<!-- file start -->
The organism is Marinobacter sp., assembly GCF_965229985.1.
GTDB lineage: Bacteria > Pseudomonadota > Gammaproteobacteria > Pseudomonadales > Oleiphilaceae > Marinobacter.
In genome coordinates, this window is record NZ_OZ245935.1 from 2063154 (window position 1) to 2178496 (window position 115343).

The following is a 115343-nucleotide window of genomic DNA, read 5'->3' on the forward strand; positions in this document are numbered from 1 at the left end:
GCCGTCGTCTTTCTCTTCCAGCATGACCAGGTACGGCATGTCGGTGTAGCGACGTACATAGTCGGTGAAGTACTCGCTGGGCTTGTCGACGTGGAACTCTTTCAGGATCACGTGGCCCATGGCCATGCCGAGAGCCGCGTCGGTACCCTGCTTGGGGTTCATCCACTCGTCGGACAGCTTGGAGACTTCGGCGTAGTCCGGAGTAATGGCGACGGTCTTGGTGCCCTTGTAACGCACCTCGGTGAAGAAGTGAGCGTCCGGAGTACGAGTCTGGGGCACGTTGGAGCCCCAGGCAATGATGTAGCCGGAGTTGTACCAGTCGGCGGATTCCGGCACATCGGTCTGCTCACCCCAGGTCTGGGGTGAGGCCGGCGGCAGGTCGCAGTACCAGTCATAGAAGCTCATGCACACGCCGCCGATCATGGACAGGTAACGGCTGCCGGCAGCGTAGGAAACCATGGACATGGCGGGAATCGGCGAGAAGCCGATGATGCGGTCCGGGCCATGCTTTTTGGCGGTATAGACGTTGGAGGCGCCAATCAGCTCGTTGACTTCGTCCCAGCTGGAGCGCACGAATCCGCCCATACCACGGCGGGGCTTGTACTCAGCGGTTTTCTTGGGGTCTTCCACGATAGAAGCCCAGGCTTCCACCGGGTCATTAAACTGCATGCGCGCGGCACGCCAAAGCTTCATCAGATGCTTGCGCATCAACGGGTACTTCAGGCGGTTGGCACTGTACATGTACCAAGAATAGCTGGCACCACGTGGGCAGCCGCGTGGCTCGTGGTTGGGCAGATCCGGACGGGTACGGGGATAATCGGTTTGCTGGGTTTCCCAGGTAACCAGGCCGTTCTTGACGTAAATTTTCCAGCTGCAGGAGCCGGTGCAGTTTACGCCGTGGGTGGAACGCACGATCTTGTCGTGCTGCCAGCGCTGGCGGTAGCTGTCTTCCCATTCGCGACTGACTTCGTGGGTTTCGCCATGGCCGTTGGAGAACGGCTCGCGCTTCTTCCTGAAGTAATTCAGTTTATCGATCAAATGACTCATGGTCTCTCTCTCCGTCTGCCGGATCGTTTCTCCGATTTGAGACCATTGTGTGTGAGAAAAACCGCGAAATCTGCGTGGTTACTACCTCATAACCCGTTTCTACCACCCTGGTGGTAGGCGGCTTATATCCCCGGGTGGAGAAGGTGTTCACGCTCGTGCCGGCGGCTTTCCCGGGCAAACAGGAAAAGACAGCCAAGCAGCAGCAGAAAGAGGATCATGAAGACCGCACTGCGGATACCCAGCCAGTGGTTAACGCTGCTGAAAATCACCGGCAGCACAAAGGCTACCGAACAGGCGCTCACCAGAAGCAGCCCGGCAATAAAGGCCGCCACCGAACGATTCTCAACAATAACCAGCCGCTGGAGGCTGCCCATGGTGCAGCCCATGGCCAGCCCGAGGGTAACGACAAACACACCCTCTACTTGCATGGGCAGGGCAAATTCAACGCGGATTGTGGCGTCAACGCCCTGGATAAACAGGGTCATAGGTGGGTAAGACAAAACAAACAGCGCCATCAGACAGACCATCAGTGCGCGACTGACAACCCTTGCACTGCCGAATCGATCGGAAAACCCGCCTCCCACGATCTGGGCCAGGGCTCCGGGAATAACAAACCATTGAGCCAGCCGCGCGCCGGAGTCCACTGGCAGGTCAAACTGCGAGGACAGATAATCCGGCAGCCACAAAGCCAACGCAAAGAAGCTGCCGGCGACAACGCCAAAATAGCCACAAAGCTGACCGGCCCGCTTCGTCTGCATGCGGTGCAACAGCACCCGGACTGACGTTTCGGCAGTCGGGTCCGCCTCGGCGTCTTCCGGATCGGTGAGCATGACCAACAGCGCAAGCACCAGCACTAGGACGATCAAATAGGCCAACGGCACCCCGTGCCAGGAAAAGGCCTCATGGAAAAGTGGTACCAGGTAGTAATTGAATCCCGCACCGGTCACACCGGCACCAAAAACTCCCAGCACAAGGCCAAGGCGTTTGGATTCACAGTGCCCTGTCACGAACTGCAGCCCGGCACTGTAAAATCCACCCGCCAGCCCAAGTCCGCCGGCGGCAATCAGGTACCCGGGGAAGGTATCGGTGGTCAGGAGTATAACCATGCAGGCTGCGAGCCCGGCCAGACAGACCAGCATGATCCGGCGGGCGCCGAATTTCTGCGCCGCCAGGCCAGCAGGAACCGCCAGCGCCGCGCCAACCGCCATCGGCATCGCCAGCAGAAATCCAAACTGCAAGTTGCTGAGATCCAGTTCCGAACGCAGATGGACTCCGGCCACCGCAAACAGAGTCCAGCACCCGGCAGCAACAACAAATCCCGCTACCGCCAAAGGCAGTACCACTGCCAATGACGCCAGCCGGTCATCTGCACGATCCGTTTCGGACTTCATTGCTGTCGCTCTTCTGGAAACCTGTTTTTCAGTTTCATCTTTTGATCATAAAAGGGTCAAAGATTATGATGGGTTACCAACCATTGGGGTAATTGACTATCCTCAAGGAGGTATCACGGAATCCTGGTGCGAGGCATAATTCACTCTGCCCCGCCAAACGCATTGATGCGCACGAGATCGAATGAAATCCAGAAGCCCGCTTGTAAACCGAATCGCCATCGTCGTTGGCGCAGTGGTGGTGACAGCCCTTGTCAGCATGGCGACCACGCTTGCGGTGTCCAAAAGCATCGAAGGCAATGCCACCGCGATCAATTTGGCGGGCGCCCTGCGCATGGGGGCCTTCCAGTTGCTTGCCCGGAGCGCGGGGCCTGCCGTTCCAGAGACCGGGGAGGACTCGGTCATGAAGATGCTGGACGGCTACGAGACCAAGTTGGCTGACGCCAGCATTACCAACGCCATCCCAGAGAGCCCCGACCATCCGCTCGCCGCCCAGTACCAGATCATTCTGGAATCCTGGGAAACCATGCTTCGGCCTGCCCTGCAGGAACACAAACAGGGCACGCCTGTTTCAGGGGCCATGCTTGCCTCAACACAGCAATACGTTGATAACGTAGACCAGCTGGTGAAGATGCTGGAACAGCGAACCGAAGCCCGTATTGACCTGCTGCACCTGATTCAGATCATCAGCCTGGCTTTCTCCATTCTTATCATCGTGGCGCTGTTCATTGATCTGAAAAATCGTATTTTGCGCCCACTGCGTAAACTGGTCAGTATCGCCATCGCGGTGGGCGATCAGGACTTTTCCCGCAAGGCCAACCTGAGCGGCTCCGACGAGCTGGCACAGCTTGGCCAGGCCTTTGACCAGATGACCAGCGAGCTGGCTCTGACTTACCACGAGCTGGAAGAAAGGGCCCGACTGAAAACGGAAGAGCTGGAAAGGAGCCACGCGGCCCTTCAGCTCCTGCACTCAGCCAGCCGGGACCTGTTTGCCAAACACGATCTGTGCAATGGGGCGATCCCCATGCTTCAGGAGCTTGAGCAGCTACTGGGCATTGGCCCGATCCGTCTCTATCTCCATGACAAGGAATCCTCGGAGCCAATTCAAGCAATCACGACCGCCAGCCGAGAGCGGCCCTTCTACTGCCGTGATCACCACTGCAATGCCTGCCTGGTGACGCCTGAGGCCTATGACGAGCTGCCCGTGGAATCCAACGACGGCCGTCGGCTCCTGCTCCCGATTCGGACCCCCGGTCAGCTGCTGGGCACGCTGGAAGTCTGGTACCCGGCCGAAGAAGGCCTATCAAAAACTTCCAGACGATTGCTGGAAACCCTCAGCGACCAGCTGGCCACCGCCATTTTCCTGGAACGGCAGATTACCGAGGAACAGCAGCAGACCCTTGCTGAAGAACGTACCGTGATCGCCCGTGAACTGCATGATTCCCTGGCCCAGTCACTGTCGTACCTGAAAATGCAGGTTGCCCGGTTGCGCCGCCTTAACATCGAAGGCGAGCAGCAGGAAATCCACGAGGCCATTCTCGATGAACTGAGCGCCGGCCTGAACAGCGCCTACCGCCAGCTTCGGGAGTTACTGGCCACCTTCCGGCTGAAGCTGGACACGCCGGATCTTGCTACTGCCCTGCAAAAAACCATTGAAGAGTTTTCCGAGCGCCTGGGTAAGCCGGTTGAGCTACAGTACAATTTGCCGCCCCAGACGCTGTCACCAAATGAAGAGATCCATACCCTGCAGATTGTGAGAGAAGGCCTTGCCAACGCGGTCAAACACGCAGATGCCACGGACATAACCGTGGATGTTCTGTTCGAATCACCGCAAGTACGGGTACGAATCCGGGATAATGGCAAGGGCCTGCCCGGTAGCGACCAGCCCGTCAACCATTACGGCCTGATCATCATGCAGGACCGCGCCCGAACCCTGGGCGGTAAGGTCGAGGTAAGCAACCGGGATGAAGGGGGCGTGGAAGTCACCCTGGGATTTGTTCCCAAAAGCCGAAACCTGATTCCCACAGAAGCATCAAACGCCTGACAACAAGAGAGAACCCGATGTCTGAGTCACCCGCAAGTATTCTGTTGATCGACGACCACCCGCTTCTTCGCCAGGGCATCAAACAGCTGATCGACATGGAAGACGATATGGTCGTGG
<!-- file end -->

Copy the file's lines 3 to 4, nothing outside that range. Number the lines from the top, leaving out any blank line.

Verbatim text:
In genome coordinates, this window is record NZ_OZ245935.1 from 2063154 (window position 1) to 2178496 (window position 115343).

The following is a 115343-nucleotide window of genomic DNA, read 5'->3' on the forward strand; positions in this document are numbered from 1 at the left end: